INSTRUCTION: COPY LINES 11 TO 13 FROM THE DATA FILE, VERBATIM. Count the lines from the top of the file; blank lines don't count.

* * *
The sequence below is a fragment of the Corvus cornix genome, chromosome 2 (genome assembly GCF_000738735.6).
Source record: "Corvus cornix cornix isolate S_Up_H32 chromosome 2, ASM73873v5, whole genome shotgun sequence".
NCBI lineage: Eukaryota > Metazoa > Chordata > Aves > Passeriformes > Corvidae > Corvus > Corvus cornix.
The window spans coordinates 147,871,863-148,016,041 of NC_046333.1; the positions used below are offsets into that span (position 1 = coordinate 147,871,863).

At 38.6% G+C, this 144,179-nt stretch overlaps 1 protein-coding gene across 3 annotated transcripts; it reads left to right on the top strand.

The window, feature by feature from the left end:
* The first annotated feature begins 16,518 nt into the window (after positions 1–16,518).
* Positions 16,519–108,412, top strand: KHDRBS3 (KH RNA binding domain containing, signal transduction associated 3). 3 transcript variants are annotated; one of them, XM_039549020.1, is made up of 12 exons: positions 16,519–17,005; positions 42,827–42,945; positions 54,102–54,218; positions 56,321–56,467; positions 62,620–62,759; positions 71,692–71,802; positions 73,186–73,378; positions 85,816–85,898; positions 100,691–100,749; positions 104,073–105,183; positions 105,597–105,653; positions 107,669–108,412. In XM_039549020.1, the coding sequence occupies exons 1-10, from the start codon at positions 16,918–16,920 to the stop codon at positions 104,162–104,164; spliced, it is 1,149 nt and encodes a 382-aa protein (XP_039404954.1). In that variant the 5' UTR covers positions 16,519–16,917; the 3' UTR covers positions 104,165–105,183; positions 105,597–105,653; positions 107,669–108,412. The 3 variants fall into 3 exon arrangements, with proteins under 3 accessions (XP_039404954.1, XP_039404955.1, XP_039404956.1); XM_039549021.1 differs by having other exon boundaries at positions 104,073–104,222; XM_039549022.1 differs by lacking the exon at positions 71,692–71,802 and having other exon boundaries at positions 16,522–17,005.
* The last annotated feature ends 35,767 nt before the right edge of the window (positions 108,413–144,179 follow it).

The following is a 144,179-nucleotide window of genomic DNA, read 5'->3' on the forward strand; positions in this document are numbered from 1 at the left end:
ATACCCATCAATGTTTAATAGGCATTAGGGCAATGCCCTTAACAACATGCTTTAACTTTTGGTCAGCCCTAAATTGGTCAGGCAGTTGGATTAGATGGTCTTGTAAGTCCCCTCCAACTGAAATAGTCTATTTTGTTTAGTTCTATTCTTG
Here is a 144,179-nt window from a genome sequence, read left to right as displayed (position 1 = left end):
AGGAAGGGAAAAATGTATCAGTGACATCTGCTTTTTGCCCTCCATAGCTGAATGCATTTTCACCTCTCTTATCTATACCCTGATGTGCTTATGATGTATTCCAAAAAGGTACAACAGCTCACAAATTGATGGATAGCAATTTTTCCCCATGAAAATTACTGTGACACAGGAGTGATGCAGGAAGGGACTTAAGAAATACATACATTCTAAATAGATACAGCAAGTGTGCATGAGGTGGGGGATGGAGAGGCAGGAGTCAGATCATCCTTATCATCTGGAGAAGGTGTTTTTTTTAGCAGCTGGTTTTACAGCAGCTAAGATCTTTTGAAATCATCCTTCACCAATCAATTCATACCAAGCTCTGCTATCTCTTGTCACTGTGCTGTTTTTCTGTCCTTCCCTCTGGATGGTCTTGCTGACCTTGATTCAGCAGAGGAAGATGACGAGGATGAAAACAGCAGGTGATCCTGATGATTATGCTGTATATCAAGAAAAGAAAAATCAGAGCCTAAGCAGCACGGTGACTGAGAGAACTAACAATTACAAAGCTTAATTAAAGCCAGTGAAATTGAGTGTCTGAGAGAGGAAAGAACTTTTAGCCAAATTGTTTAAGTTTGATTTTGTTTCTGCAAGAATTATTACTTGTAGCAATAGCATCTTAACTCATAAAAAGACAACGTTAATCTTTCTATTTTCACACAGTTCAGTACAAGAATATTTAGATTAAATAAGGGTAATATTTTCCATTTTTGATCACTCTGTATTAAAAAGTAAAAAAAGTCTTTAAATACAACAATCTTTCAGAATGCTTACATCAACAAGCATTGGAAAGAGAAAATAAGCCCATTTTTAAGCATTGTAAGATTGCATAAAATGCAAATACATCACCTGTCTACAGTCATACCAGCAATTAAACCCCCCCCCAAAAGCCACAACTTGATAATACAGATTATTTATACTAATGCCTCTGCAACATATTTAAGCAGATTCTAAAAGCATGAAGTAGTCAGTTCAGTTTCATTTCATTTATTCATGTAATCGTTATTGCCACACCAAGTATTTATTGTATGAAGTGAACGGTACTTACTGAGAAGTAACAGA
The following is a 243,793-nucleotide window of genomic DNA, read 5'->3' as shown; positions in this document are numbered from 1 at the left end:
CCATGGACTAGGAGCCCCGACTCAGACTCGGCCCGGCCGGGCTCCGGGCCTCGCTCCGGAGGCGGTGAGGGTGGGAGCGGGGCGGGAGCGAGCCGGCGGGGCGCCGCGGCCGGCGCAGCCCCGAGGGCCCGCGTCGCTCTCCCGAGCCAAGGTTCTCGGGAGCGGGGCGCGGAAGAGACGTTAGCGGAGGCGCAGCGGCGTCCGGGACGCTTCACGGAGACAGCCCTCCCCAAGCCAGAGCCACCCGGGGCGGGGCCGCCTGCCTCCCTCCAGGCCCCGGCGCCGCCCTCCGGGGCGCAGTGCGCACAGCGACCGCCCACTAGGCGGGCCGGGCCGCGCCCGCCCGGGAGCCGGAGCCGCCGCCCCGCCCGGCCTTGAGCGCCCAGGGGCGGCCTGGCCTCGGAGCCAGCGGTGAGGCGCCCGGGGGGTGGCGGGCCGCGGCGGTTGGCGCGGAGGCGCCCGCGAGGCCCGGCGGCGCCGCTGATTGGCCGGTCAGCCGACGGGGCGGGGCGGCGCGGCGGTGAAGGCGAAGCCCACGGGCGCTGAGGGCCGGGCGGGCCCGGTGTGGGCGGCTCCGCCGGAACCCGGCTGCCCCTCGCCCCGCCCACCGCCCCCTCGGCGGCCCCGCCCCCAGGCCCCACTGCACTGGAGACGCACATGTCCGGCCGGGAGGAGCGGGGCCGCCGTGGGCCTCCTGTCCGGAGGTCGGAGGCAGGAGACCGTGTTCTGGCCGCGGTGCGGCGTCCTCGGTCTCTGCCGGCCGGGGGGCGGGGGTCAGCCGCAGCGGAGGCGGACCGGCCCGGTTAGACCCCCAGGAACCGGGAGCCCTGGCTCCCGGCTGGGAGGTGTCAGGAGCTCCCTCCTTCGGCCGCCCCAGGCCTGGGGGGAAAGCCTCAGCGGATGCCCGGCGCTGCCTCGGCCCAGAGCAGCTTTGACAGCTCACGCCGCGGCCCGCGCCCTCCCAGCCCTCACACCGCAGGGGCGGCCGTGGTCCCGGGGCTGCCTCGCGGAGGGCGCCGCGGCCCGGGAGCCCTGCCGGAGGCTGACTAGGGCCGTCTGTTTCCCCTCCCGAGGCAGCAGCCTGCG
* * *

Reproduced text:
ATACCCATCAATGTTTAATAGGCATTAGGGCAATGCCCTTAACAACATGCTTTAACTTTTGGTCAGCCCTAAATTGGTCAGGCAGTTGGATTAGATGGTCTTGTAAGTCCCCTCCAACTGAAATAGTCTATTTTGTTTAGTTCTATTCTTG
Here is a 144,179-nt window from a genome sequence, read left to right as displayed (position 1 = left end):
AGGAAGGGAAAAATGTATCAGTGACATCTGCTTTTTGCCCTCCATAGCTGAATGCATTTTCACCTCTCTTATCTATACCCTGATGTGCTTATGATGTATTCCAAAAAGGTACAACAGCTCACAAATTGATGGATAGCAATTTTTCCCCATGAAAATTACTGTGACACAGGAGTGATGCAGGAAGGGACTTAAGAAATACATACATTCTAAATAGATACAGCAAGTGTGCATGAGGTGGGGGATGGAGAGGCAGGAGTCAGATCATCCTTATCATCTGGAGAAGGTGTTTTTTTTAGCAGCTGGTTTTACAGCAGCTAAGATCTTTTGAAATCATCCTTCACCAATCAATTCATACCAAGCTCTGCTATCTCTTGTCACTGTGCTGTTTTTCTGTCCTTCCCTCTGGATGGTCTTGCTGACCTTGATTCAGCAGAGGAAGATGACGAGGATGAAAACAGCAGGTGATCCTGATGATTATGCTGTATATCAAGAAAAGAAAAATCAGAGCCTAAGCAGCACGGTGACTGAGAGAACTAACAATTACAAAGCTTAATTAAAGCCAGTGAAATTGAGTGTCTGAGAGAGGAAAGAACTTTTAGCCAAATTGTTTAAGTTTGATTTTGTTTCTGCAAGAATTATTACTTGTAGCAATAGCATCTTAACTCATAAAAAGACAACGTTAATCTTTCTATTTTCACACAGTTCAGTACAAGAATATTTAGATTAAATAAGGGTAATATTTTCCATTTTTGATCACTCTGTATTAAAAAGTAAAAAAAGTCTTTAAATACAACAATCTTTCAGAATGCTTACATCAACAAGCATTGGAAAGAGAAAATAAGCCCATTTTTAAGCATTGTAAGATTGCATAAAATGCAAATACATCACCTGTCTACAGTCATACCAGCAATTAAACCCCCCCCCAAAAGCCACAACTTGATAATACAGATTATTTATACTAATGCCTCTGCAACATATTTAAGCAGATTCTAAAAGCATGAAGTAGTCAGTTCAGTTTCATTTCATTTATTCATGTAATCGTTATTGCCACACCAAGTATTTATTGTATGAAGTGAACGGTACTTACTGAGAAGTAACAGA